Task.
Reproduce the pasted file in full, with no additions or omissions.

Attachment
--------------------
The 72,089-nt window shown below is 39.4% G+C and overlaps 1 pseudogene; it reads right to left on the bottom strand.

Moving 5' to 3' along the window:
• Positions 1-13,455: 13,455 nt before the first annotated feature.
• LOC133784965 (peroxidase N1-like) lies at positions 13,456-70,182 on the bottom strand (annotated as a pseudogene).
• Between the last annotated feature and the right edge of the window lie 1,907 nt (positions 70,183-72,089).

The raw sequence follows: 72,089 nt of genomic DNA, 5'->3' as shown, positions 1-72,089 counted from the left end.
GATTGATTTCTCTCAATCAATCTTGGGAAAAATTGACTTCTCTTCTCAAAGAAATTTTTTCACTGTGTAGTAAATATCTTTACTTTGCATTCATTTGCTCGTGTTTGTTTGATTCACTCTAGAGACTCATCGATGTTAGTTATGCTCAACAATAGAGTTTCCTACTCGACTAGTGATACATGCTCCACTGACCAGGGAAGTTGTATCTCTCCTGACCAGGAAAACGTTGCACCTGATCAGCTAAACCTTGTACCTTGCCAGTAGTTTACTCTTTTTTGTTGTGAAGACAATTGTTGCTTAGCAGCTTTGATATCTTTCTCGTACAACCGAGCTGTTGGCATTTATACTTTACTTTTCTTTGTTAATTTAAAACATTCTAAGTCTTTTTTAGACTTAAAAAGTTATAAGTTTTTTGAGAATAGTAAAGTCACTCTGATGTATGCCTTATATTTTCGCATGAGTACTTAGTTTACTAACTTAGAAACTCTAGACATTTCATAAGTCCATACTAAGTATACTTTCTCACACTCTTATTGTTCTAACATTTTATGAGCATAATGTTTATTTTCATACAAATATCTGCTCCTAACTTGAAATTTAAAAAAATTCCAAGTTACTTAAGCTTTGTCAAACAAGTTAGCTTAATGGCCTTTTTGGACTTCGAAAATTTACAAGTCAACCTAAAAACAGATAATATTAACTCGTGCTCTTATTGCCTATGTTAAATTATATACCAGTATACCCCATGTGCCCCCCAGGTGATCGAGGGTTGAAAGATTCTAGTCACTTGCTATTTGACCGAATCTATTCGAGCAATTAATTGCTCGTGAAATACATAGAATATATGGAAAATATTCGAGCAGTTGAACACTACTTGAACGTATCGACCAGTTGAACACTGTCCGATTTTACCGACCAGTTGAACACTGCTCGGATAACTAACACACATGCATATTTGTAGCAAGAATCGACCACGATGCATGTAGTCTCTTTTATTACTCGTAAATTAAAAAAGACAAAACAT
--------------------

The 72,089-nt window shown below is 39.4% G+C and overlaps 1 pseudogene; it reads right to left on the bottom strand.

Moving 5' to 3' along the window:
• Positions 1-13,455: 13,455 nt before the first annotated feature.
• LOC133784965 (peroxidase N1-like) lies at positions 13,456-70,182 on the bottom strand (annotated as a pseudogene).
• Between the last annotated feature and the right edge of the window lie 1,907 nt (positions 70,183-72,089).

The raw sequence follows: 72,089 nt of genomic DNA, 5'->3' as shown, positions 1-72,089 counted from the left end.
GATTGATTTCTCTCAATCAATCTTGGGAAAAATTGACTTCTCTTCTCAAAGAAATTTTTTCACTGTGTAGTAAATATCTTTACTTTGCATTCATTTGCTCGTGTTTGTTTGATTCACTCTAGAGACTCATCGATGTTAGTTATGCTCAACAATAGAGTTTCCTACTCGACTAGTGATACATGCTCCACTGACCAGGGAAGTTGTATCTCTCCTGACCAGGAAAACGTTGCACCTGATCAGCTAAACCTTGTACCTTGCCAGTAGTTTACTCTTTTTTGTTGTGAAGACAATTGTTGCTTAGCAGCTTTGATATCTTTCTCGTACAACCGAGCTGTTGGCATTTATACTTTACTTTTCTTTGTTAATTTAAAACATTCTAAGTCTTTTTTAGACTTAAAAAGTTATAAGTTTTTTGAGAATAGTAAAGTCACTCTGATGTATGCCTTATATTTTCGCATGAGTACTTAGTTTACTAACTTAGAAACTCTAGACATTTCATAAGTCCATACTAAGTATACTTTCTCACACTCTTATTGTTCTAACATTTTATGAGCATAATGTTTATTTTCATACAAATATCTGCTCCTAACTTGAAATTTAAAAAAATTCCAAGTTACTTAAGCTTTGTCAAACAAGTTAGCTTAATGGCCTTTTTGGACTTCGAAAATTTACAAGTCAACCTAAAAACAGATAATATTAACTCGTGCTCTTATTGCCTATGTTAAATTATATACCAGTATACCCCATGTGCCCCCCAGGTGATCGAGGGTTGAAAGATTCTAGTCACTTGCTATTTGACCGAATCTATTCGAGCAATTAATTGCTCGTGAAATACATAGAATATATGGAAAATATTCGAGCAGTTGAACACTACTTGAACGTATCGACCAGTTGAACACTGTCCGATTTTACCGACCAGTTGAACACTGCTCGGATAACTAACACACATGCATATTTGTAGCAAGAATCGACCACGATGCATGTAGTCTCTTTTATTACTCGTAAATTAAAAAAGACAAAACAT